Who would delay retirement? Typologies of older workers

Date13 April 2010
Published date13 April 2010
AuthorMatthew Flynn
Who would delay retirement?
Typologies of older workers
Matthew Flynn
Middlesex University Business School, London, UK
Purpose – The purpose of this paper is to review the existing literature linked to older workers’ work
orientations and the use of typologies to identify groups of older workers according to their work and
retirement patterns.
Design/methodology/approach – The approach taken entails reviewing books and academic
journals from the area of human resource management, retirement, diversity and pensions. The paper
focuses on the industrial sociology literature as the grounding for the construction of older worker
Findings – The review of the typologies reveals that the older workforce is a wide range of workers
whose experience in work impacts their attitude toward and planning for retirement. Policy makers
cannot, therefore, take a “one size fits all” approach to designing incentives for delaying retirement.
Research limitations/implications – The main limitation of the review is that the studies which
have been reviewed are based on both qualitative and quantitative data and have focused on different
aspects of later life work, such as early retirement, ill-health retirements, pensions and staying in work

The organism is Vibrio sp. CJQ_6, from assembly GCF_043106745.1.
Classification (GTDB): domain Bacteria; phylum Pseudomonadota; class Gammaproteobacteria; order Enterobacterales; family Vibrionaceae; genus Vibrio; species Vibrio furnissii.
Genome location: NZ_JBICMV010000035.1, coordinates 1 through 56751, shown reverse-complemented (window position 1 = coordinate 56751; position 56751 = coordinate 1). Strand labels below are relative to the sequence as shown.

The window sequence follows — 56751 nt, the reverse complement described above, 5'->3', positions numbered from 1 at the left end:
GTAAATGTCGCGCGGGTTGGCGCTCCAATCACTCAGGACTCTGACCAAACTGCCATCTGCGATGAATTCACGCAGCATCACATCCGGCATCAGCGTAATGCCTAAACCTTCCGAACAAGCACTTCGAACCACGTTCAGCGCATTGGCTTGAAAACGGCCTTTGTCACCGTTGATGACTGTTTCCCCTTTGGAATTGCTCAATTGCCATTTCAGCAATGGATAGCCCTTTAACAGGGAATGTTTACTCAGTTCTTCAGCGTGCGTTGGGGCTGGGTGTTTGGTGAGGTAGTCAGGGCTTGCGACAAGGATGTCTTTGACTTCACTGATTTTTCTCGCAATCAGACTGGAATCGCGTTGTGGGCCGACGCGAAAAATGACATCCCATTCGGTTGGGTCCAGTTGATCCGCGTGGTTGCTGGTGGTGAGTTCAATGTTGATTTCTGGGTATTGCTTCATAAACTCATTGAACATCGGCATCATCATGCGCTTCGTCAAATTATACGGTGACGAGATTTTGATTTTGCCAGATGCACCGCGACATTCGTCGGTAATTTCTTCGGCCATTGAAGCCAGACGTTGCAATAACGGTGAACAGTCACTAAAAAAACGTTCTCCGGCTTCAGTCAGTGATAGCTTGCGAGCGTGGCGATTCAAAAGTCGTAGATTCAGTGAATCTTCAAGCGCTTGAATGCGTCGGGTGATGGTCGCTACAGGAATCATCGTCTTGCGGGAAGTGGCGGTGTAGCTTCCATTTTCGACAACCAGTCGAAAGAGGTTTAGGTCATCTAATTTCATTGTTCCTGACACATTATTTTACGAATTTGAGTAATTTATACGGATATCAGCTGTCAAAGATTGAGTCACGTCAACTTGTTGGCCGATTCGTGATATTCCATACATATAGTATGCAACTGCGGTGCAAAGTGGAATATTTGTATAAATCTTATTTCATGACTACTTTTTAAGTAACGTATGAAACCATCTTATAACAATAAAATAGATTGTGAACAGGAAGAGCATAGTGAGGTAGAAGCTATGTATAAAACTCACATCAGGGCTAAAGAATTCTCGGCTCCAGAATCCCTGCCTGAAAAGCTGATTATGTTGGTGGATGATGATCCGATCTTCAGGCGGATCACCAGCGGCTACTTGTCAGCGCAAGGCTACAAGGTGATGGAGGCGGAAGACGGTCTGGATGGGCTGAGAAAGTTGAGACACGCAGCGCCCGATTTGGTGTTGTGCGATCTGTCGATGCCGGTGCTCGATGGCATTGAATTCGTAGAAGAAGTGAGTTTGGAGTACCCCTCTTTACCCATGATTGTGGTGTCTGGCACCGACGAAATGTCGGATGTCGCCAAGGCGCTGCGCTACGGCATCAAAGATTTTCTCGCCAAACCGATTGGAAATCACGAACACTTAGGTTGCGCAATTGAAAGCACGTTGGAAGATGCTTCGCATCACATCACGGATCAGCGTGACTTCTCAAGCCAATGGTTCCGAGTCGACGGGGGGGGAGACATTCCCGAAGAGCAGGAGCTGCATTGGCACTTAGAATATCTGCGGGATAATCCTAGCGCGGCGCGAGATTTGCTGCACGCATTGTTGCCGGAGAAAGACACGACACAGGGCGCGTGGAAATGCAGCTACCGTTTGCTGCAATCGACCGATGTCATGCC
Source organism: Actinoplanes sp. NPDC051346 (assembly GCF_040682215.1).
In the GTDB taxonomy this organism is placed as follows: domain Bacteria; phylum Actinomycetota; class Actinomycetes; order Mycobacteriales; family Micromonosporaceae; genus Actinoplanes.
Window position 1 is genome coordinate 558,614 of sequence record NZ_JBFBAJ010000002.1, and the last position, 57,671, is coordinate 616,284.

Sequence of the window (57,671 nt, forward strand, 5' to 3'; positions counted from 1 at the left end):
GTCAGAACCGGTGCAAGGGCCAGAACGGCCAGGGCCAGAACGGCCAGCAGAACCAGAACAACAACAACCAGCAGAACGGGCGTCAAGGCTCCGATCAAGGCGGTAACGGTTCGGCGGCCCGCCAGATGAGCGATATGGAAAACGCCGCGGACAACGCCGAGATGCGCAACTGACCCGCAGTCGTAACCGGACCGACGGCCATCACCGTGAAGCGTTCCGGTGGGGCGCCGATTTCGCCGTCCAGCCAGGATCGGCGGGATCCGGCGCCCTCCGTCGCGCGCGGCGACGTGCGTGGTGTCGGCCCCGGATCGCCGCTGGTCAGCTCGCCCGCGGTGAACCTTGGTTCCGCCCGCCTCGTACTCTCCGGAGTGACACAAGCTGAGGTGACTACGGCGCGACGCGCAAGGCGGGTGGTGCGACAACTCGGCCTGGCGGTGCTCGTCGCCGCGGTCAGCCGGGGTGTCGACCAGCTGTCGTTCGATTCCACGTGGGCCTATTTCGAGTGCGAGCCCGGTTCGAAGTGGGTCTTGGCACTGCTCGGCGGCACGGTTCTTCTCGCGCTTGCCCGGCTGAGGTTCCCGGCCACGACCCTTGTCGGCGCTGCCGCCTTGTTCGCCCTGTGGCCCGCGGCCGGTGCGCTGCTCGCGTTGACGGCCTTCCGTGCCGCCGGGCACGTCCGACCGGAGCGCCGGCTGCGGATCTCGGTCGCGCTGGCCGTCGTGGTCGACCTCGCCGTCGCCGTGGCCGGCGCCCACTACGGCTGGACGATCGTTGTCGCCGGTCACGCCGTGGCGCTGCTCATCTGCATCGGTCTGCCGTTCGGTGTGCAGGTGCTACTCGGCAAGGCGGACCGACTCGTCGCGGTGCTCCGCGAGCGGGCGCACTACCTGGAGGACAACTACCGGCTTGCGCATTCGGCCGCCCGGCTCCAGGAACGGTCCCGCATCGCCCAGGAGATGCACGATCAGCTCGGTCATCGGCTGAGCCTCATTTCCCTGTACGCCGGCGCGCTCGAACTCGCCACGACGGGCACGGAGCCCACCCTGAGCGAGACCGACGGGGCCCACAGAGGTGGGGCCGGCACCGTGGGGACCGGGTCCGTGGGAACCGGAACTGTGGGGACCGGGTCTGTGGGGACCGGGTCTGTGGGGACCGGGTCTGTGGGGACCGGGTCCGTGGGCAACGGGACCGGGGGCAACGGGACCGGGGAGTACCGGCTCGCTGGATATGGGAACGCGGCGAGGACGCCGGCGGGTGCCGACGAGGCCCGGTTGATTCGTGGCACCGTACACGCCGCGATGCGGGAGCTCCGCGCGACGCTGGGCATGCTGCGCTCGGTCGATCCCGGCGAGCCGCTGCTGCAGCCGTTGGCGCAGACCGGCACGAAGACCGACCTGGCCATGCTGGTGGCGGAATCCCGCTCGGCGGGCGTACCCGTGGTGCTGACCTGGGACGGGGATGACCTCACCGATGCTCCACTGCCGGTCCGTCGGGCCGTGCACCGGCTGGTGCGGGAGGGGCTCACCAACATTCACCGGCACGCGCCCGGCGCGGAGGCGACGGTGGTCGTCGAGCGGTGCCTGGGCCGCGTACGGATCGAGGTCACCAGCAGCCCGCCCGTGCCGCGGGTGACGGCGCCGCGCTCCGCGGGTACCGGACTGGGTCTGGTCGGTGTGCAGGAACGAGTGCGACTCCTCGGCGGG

past retirement age.
Practical implications – The review has a number of practical implications for HR practitioners,
government, and trade unions who want to develop targeted incentives for older workers to delay
Originality/value – The originality of the review is that it is unique in bringing together the range
of literature on older worker typologies in order to identify overarching themes. The review found that
Titmuss’ “two nations” provides a useful model for identifying groups of older workers who are in
most need of support.
Keywords Retirement,Older workers, Industrial sociology,Incentive schemes, Resourcemanagement,
Business performance
Paper type Literature review
Across the developedworld, governments and employersare seeking ways to encourage
older peopleto delay retirement. The EuropeanCommission has set ambitioustargets for
member states to increase the economic activity. Pressures on state and occupational
pension systems; as well as ageing populations provide incentives for social partners to
look for incentives for older workers to stay employed longer.
In the UK, therehave been many studies, with the bulkemanating from the Economic
and Social Research Council’s “Growing Older” programme, the Joseph Rowntree
Foundation’s “Crossroads at 50” series, and research commissioned by the Department
for Work and Pensions and Business Enterprise and Regulatory Reform. If there is a
common thread throughout the range of research, it is the recognitionthat older workers
experience a rangeof work histories and, as such has different expectations ofwork and
retirement.In other words, there is not a single “older workforce”which reacts uniformly
to programmes meant to encourage longer workinglife. As people age, their experiences
The current issue and full text archive of this journal is available at
Received 12 December 2008
Revised December 2008
Accepted 26 June 2009
Personnel Review
Vol. 39 No. 3, 2010
pp. 308-324
qEmerald Group Publishing Limited
DOI 10.1108/00483481011030511
of, and attitudes toward, work tend to diverge rather than become more similar. There